And there it was. General Ricci, poster child of the old guard, wanted his refurbished tanks and artillery tubes to have a public knife fight upon which he could slap the bumper sticker of “locate, close with, and destroy,” because that’s what the old guard wanted. Her “influencers”—linguistic trend analysis among their skills, not that Ricci cared—were screaming that this conflict would unfold another way. They want an amphibious win against us, her influencers said, they’ll come by sea, the road is just a distraction—but Ricci clung to his vision.

“Captain Rhys, please have the duty driver return Colonel Hård to the airfield,” he said nonchalantly. Hård rose and wordlessly followed the captain out of the room. She could feel Ricci’s eyes mocking her as she left.

Hård sat in silence on the drive back to Kirkenes Lufthavn. She had known this eleventh-hour plea with the MAGTF commander was likely fruitless regardless of the moment’s urgency. The Russian Federation had collapsed following its army’s expulsion from Ukraine and subsequent economic free fall. The chaos had forced NATO to contend with more than a dozen new breakaway regimes all fighting each other, with the violence regularly spilling over NATO borders. The New Murmansk Soviet had been quiet thus far, until a few days ago when its Chairman broke his silence.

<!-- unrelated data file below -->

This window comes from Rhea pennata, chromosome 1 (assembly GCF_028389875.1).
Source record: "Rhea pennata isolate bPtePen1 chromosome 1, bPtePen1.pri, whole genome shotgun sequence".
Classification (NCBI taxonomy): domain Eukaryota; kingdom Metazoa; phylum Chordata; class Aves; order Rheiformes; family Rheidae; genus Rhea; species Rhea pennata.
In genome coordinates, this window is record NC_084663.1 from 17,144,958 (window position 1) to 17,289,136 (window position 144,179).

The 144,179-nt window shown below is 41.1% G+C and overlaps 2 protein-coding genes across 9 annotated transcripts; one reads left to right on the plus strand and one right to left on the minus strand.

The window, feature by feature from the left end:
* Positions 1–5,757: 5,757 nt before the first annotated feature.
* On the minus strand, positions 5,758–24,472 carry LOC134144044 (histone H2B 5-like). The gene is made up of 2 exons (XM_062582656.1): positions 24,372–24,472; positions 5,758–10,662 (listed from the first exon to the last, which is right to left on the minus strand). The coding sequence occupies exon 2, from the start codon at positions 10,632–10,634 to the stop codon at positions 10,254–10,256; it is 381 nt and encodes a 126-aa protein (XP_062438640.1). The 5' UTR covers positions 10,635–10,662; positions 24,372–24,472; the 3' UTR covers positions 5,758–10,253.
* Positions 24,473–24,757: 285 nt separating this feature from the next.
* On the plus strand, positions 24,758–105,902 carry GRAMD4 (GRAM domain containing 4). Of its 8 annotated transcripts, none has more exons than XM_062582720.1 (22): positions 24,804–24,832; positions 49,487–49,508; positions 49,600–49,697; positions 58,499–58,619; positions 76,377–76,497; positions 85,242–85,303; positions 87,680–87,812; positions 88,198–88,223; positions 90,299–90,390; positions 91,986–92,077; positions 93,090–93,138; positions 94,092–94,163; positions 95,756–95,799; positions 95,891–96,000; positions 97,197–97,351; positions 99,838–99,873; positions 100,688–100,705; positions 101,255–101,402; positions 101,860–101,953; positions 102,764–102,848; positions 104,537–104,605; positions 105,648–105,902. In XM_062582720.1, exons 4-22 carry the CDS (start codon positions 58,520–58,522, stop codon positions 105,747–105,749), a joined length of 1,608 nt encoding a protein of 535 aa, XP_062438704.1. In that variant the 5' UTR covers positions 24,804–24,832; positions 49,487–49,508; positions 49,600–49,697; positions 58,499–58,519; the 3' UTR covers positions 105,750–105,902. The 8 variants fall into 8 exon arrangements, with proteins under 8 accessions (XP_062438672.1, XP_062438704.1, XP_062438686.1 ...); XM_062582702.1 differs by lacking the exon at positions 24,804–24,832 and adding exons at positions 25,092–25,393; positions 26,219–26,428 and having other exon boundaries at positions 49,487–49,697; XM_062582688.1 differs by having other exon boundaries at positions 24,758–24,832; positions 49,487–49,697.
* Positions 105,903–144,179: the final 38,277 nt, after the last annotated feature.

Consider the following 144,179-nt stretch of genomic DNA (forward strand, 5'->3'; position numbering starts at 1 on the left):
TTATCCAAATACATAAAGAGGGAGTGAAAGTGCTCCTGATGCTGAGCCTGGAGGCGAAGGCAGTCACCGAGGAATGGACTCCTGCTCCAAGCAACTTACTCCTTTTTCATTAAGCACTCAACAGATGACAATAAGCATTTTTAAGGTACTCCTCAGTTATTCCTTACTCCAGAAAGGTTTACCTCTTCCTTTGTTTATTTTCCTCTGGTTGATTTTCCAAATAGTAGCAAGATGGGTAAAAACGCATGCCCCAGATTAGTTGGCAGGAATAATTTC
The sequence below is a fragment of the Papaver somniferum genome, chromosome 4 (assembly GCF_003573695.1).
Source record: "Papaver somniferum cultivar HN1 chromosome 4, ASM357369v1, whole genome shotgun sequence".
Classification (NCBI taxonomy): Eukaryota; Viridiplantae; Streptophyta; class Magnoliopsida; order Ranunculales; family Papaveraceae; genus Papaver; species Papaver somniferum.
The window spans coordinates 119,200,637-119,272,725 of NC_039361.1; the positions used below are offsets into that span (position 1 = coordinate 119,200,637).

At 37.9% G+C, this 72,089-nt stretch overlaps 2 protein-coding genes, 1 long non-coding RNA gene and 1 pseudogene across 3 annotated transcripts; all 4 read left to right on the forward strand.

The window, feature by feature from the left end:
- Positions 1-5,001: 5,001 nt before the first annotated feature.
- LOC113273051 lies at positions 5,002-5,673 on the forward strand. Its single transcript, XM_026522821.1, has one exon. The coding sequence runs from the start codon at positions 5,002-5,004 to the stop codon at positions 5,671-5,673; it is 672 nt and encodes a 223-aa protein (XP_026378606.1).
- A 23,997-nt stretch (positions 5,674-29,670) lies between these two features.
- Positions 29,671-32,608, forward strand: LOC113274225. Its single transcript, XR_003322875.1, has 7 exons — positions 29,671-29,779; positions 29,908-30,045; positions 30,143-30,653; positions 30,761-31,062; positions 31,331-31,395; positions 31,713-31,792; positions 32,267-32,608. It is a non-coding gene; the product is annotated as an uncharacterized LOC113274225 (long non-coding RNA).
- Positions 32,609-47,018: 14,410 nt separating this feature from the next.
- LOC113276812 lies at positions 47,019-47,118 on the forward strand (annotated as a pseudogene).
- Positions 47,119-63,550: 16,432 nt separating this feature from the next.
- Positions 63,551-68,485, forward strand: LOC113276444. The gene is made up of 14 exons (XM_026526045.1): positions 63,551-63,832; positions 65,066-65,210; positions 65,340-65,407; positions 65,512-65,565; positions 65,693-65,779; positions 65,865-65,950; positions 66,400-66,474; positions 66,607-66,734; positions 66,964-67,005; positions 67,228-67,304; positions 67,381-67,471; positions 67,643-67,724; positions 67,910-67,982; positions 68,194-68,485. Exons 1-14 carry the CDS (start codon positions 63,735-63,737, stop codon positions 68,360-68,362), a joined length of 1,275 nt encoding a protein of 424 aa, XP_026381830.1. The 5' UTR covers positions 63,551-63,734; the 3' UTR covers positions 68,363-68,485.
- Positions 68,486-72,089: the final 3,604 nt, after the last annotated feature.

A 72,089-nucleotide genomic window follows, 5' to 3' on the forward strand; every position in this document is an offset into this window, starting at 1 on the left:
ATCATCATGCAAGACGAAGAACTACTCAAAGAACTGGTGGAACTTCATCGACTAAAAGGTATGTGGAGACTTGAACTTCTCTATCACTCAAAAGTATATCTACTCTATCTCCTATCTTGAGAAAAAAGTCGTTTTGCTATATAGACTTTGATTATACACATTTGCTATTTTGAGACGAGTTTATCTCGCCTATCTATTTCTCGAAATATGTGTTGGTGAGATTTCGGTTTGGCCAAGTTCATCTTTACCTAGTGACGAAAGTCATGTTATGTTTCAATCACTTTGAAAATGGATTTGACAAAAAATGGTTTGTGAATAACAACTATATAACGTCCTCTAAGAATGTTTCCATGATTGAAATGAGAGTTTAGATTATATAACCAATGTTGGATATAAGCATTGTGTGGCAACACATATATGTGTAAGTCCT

The Chairman’s exact words—rights under the Svalbard Treaty, a litany of historical injustices, the protection of Russian-language speakers—were largely irrelevant. Only two things mattered. The Soviet’s military forces were among the most potent of the breakaway states and the Northern Rotational MAGTF was in a position to do something about it.

Hård had hoped this meant the Marine Littoral Regiment’s turn had finally come after the long months of being shunted aside. Facing the pending Soviet offensive, she thought her argument was strong: the MLR, along with Ricci’s conventional forces, should redeploy to Bear Island and Svalbard together to oppose Soviet landings and threaten their naval forces seeking to break into the Atlantic. Ricci gave one of his smirks and assessed Soviet amphibious and naval capability as “low.” But since the Norwegian government shared her concern, her MLR would cover the islands. Away from the “real” land fight in Hesseng he wants, and the cameras.